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## yashar806 2 years ago Probability

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1. yashar806

The following five games are scheduled to be played at the World curling championship one morning. The values in parentheses are the probabilities of each team winning their respective game. Game 1: Finland vs Germany Game 2:USA vs Switzerland Game3:Japan vs Canada Game4:Denmark vs Sweden Game 5:France vs Scotland The outcome of interest is the winners of the five games.how many out comes are contained in the sample space?

2. 14whitea

the answer is 5.

3. yashar806

No answer is 32

4. yashar806

But I don't know how

5. amistre64

there are no paranthesised values

6. yashar806

0.43 vs 0.57 0.28vs 0.72 0.11vs 0.89 0.33vs o.67 0.18vs 0.82

7. amistre64

assuming each game can only have one winner ... and he outcome of interest is the winners of the five games. a.b -> a c.d -> c e.f -> e g.h -> g i .j -> i which leads one to believe that the set of outcomes has a cardinality of 5 is there something else to the setup that we might be overlooking?

8. yashar806

But the answer is 32

9. amistre64

it might be asking, of the 10 teams, how many ways are there to choose 5 winners? (10P5)/5! 10.9.8.7.6 ----------- 5.4.3.2 2.9.7.2 ; .... is greater than 32 so its not that

10. yashar806

What is the probability that at least one underdog wins?

11. yashar806

Underdog is the team who is less likely to win

12. amistre64

i dont know the rules of how winners are paired up with losers ... so i cant even begin to make an educated run at this

13. amistre64

you have 5 teams in the running, 4 teams get paired up with a 1 team in the wings .... to do what? there is either assumed knowledge that is not present, or missing information that i cant deduce.

14. yashar806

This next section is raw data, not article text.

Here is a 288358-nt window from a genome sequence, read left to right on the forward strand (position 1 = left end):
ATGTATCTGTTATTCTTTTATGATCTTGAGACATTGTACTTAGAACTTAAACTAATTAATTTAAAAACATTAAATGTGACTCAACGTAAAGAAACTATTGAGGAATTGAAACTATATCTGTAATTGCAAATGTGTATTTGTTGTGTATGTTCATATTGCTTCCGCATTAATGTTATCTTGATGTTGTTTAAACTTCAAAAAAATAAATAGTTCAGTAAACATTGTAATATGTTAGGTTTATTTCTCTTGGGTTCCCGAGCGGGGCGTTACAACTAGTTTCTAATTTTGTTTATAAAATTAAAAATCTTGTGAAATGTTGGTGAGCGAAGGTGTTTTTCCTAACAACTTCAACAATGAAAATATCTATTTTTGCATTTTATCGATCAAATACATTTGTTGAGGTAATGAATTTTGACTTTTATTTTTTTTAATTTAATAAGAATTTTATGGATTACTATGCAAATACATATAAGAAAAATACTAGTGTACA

The favourite is the team with the higher probability of winning

15. yashar806

Underdog is the team who is less likely to win

16. yashar806

What is the probability that at least one underdog wins?

17. yashar806

That's what all the question asking about

18. amistre64

thats doesnt really help me out in determining anything past the first round of winners and losers

19. amistre64

in any case, this question makes no sense to me so im not going to be of any use in solving it .... good luck

20. yashar806

I have included the relevant numbers for each team

21. amistre64

yes you have, and they still dont help me sort anything out ....

22. yashar806

Tomo help me

23. tomo

C(2,1)*C(2,1)*C(2,1)*C(2,1)*C(2,1) = 2^5 = 32

24. yashar806

What is the probability that at least one underdog wins?

25. tomo

1-P(no underdog wins)

26. yashar806

What are the non underdog wins?

27. amistre64

it almost sounds like a decision tree model http://www.bus.utk.edu/stat/datamining/Decision%20Trees%20for%20Predictive%20Modeling%20(Neville).pdf

28. amistre64

i see the 32 from 5 cases in there

29. tomo

Game 1: Finland vs Germany Game 2:USA vs Switzerland Game3:Japan vs Canada Game4:Denmark vs Sweden Game 5:France vs Scotland 0.43 vs 0.57 0.28 vs 0.72 0.11 vs 0.89 0.33 vs 0.67 0.18 vs 0.82 since they are independent P(A AND B) = P(A)*P(B) you want 1-[P(germany wins AND switzerland wins AND canda wins AND sweden wins AND scotland wins)] = 1-P(germany wins)*P(switzerland wins) *P(canada wins) * P(sweden wins) * P(scotland wins) = 1-(.57*.72*.89*.67*.82) = 0.7993283536

30. kropot72

Each game has 2 possible outcomes. The sample space is 2^5 = 32

31. yashar806

I see thank you very much tomo

32. tomo

your welcome

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